Democrats’ Top Super PAC Has Pledged Not To Use Hacked Materials In The 2020 Campaign

The move comes after the DNC took a similar pledge. Republican groups so far have not taken that step.

The leading Democratic super PAC, Priorities USA, has pledged to abstain from the use of stolen emails and data for political gain in the next election, joining the Democratic National Committee in an effort to set new ethical standards across both parties after Republican groups seized on hacked information in campaign ads in at least two 2016 House races.

"We join the DNC in condemning the use of stolen data or materials for political gain and hope our Republican opponents will do the same,” said Priorities USA spokesperson Josh Schwerin.

Tom Perez, the chair of the DNC, made the same pledge on Monday in an open letter to his Republican counterpart, Ronna McDaniel. “As the leaders of our country’s two largest political parties, we have a responsibility to protect the integrity of our democratic process,” Perez wrote. “That’s why I urge you to join me in condemning the weaponization of stolen private data in our electoral process.”

During the 2016 election, Russian hackers launched massive cyberattacks on Democrats, stealing thousands of emails and internal documents from the DNC, the Clinton campaign, and the group charged with electing House candidates, the Democratic Congressional Campaign Committee, known as the DCCC.

In at least two instances in 2016, prominent Republican groups made use of those materials in political ads.

The Congressional Leadership Fund, a well-funded super PAC tied to former House speaker Paul Ryan, used a memo stolen from the DCCC in an ad against Florida Democratic House candidate Joe Garcia. (The fine print on the ad cites a "Democratic Congressional Campaign Committee internal document.”)

In another Florida district, in the race against Democratic candidate Randy Perkins, the National Republican Congressional Committee ran a 30-second digital ad showing an internal DCCC opposition research memo posted online by the hacker known as Guccifer 2.0. “Even Democrat party bosses are questioning his character,” says the narrator in the ad.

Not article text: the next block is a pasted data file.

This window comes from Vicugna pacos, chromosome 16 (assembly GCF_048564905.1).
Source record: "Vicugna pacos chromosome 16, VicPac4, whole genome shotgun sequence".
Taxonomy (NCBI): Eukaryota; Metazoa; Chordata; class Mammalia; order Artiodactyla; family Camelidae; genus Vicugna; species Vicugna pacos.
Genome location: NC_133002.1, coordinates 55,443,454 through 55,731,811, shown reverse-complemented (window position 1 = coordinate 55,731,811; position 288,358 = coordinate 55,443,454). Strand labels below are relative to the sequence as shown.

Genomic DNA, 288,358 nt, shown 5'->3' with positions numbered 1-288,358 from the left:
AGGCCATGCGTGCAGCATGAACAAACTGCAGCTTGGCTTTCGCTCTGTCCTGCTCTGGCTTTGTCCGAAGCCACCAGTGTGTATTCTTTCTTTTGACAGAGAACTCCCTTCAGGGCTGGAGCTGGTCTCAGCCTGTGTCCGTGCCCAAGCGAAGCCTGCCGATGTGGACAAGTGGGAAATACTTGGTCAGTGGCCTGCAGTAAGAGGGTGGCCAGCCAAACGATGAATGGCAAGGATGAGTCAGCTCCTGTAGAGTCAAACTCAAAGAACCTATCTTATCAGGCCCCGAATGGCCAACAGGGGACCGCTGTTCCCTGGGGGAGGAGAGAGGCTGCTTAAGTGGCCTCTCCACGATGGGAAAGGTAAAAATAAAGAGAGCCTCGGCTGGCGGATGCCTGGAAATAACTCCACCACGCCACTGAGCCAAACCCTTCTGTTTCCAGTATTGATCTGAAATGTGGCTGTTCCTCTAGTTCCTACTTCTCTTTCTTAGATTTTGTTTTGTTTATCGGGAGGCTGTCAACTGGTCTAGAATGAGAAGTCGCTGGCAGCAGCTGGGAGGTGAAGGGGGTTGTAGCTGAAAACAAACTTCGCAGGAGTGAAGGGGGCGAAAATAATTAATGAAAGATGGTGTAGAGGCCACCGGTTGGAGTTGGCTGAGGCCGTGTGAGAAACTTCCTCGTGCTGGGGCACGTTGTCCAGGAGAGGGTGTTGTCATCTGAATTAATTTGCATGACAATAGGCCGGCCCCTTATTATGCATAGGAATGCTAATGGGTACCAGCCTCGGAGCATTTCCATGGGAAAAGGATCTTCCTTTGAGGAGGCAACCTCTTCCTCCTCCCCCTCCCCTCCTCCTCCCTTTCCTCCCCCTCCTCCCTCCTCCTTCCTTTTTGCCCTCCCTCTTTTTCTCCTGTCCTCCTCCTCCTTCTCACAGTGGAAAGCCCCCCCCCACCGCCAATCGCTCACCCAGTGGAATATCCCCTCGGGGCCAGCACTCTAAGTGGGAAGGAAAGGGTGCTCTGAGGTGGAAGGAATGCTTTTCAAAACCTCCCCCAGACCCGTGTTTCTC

In the years since 2016, both parties have sought to adopt new cybersecurity practices in the face of the continuing threat from outside foreign actors. Last year, the NRCC disclosed that an “unknown entity” had accessed emails from several top aides during the midterm elections.

Still, Republicans have been reticent to partner with Democrats on cybersecurity.

Neither the NRCC nor the CLF — groups that have previously used hacked information — responded to questions on Tuesday regarding the DNC’s pledge and whether they would follow suit, or even consider a similar pledge. The Trump campaign and the main pro-Trump outside group, America First, also did not respond for comment.

In a statement, a Republican National Committee spokesperson pointed to Ronna McDaniel’s previous comment on the subject, telling BuzzFeed News that McDaniel has “made it clear where she stands.”

"Any breach of our political organizations — regardless of party — is an affront to all of us, and we should come together as Americans to prevent it from ever happening again. It’s important we do all we can to safeguard our future elections,” McDaniel has previously stated.

But her comment does not specifically address a potential pledge and whether the committee would use stolen data if a breach does occur. The RNC spokesperson did not respond to follow questions.

Asked Tuesday morning if the president would accept help from Russia in the 2020 election, the White House deputy press secretary, Hogan Gidley, responded: "I don't understand the question."

Gidley then went on to list the Trump administration's actions against Russia. "He's already denounced multiple times Russian involvement."

"We're the ones who have been tough on Russia," Gidley said. "Barack Obama clearly hasn't. This [Mueller] report exposes that."

Over the weekend, Donald Trump’s lawyer, Rudy Giuliani, told CNN that there is “nothing wrong with taking information from Russians,” following revelations from the recently released report by special counsel Robert Mueller that the president’s campaign “expected it would benefit electorally from information stolen and released through Russian efforts.”

Skip to footer